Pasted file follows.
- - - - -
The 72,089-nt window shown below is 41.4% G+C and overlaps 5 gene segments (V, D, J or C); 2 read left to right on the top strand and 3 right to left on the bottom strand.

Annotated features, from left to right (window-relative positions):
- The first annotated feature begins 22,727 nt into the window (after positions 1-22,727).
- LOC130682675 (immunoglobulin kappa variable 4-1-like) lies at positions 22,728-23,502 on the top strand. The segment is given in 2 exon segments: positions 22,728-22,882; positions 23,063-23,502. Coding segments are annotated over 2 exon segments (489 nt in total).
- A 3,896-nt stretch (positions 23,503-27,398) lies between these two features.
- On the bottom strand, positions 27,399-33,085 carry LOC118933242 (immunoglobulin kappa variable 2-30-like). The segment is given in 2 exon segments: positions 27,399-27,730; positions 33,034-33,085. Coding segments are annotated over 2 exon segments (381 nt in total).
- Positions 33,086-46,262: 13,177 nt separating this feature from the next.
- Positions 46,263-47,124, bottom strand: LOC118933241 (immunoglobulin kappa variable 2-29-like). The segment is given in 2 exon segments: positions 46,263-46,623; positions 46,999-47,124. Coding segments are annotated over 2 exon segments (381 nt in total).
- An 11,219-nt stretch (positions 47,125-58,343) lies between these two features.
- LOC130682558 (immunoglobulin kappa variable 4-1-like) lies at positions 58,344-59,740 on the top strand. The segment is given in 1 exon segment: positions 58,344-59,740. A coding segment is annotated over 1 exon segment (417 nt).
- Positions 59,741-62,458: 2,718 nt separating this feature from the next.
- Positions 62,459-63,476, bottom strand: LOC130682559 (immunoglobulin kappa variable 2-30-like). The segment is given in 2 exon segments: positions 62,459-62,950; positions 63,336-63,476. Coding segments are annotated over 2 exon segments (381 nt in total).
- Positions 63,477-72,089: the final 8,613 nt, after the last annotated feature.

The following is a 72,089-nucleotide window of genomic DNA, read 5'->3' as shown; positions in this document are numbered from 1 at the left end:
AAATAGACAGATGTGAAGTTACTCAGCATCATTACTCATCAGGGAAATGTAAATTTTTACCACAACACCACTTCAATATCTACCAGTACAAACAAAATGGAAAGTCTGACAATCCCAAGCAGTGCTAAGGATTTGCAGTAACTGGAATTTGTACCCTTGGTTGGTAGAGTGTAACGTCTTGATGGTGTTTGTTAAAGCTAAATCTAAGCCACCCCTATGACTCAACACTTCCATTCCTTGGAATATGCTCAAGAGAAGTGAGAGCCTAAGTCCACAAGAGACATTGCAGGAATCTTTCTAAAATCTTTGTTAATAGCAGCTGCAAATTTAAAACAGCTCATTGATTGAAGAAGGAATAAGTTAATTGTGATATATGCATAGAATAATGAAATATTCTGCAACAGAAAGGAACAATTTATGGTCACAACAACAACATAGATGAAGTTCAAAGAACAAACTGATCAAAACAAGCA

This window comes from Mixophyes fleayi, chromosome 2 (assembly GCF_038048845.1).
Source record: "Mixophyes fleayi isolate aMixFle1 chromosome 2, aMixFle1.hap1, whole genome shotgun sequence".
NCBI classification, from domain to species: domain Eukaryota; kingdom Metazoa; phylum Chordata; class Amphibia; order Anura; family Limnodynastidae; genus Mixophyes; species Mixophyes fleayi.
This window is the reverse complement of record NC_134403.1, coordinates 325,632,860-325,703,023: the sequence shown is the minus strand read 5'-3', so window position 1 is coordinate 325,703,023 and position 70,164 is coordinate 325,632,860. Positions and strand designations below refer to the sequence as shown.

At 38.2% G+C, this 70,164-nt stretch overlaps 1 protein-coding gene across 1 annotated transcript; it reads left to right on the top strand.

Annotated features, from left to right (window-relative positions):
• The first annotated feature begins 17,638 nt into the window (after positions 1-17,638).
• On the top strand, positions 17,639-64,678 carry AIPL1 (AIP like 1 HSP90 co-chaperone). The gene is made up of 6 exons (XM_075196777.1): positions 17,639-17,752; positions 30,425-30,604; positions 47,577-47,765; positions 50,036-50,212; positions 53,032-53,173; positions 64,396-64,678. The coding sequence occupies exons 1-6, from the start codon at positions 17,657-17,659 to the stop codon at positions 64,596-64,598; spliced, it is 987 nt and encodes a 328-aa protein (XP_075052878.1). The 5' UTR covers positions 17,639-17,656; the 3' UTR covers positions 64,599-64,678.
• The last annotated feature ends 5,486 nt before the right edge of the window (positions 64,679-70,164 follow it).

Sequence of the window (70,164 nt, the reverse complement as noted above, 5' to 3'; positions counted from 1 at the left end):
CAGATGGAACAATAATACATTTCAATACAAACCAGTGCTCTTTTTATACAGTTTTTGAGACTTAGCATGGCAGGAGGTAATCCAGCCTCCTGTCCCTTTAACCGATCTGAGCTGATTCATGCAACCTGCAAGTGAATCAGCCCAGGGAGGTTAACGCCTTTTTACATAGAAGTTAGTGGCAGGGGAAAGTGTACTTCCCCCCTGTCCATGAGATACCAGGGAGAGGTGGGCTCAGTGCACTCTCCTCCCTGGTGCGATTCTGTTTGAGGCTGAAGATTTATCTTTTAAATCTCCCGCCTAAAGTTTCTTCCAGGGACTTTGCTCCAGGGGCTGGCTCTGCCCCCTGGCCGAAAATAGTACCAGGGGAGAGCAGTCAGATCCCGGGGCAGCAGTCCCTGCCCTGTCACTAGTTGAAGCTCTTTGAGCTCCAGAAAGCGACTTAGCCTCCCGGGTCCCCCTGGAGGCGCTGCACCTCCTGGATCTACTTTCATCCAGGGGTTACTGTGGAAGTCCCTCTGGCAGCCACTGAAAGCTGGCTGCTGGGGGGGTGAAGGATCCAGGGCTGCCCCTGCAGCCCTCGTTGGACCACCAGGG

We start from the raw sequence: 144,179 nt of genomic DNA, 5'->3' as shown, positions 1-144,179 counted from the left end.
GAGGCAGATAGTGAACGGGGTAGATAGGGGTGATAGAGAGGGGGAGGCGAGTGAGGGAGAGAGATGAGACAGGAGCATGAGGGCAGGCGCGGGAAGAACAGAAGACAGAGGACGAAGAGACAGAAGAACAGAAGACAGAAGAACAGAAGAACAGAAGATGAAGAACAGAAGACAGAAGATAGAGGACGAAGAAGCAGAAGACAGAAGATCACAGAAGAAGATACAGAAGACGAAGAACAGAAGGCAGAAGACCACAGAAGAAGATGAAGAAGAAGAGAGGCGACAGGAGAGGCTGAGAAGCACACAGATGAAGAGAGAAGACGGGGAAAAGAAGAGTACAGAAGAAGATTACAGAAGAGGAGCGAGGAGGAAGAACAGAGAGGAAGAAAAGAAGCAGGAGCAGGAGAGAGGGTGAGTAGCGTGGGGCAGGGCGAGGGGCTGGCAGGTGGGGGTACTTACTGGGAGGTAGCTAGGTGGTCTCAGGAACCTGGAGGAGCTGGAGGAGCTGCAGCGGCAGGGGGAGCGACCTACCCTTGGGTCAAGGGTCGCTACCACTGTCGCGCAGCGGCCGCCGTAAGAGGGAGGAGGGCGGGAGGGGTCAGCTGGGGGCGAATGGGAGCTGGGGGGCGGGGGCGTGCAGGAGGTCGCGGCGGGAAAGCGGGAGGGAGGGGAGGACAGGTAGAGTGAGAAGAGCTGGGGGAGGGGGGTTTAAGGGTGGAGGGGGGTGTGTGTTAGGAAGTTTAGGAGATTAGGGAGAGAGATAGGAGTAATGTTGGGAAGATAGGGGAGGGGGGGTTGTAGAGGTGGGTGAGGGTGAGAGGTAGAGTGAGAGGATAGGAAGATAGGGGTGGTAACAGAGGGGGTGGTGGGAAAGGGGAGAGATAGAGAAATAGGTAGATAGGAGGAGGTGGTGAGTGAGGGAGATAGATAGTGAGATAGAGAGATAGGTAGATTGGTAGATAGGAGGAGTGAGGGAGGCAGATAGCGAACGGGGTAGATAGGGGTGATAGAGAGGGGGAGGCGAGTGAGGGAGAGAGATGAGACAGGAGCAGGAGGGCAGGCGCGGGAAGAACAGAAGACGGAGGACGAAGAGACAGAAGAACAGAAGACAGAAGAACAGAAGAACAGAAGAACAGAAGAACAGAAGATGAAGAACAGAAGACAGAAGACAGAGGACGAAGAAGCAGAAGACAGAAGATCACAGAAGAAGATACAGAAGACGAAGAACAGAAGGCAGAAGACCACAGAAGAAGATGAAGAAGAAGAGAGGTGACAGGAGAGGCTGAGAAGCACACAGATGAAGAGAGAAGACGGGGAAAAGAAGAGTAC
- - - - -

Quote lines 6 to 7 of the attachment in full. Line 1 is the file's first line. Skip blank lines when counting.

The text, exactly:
- On the bottom strand, positions 27,399-33,085 carry LOC118933242 (immunoglobulin kappa variable 2-30-like). The segment is given in 2 exon segments: positions 27,399-27,730; positions 33,034-33,085. Coding segments are annotated over 2 exon segments (381 nt in total).
- Positions 33,086-46,262: 13,177 nt separating this feature from the next.